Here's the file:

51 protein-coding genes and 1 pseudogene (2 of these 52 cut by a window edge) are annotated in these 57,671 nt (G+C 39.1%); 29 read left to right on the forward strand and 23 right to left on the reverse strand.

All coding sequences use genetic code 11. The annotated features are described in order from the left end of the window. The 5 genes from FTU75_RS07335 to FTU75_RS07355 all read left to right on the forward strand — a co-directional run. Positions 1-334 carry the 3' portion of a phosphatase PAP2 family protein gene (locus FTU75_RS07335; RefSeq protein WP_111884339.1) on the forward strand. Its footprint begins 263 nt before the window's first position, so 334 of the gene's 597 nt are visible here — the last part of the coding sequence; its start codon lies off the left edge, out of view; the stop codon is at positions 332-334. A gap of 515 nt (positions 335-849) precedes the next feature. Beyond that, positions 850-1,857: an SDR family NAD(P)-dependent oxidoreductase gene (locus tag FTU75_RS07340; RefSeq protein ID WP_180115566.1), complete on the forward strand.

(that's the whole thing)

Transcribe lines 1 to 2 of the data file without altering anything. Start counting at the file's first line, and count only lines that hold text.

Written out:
51 protein-coding genes and 1 pseudogene (2 of these 52 cut by a window edge) are annotated in these 57,671 nt (G+C 39.1%); 29 read left to right on the forward strand and 23 right to left on the reverse strand.

All coding sequences use genetic code 11. The annotated features are described in order from the left end of the window. The 5 genes from FTU75_RS07335 to FTU75_RS07355 all read left to right on the forward strand — a co-directional run. Positions 1-334 carry the 3' portion of a phosphatase PAP2 family protein gene (locus FTU75_RS07335; RefSeq protein WP_111884339.1) on the forward strand. Its footprint begins 263 nt before the window's first position, so 334 of the gene's 597 nt are visible here — the last part of the coding sequence; its start codon lies off the left edge, out of view; the stop codon is at positions 332-334. A gap of 515 nt (positions 335-849) precedes the next feature. Beyond that, positions 850-1,857: an SDR family NAD(P)-dependent oxidoreductase gene (locus tag FTU75_RS07340; RefSeq protein ID WP_180115566.1), complete on the forward strand.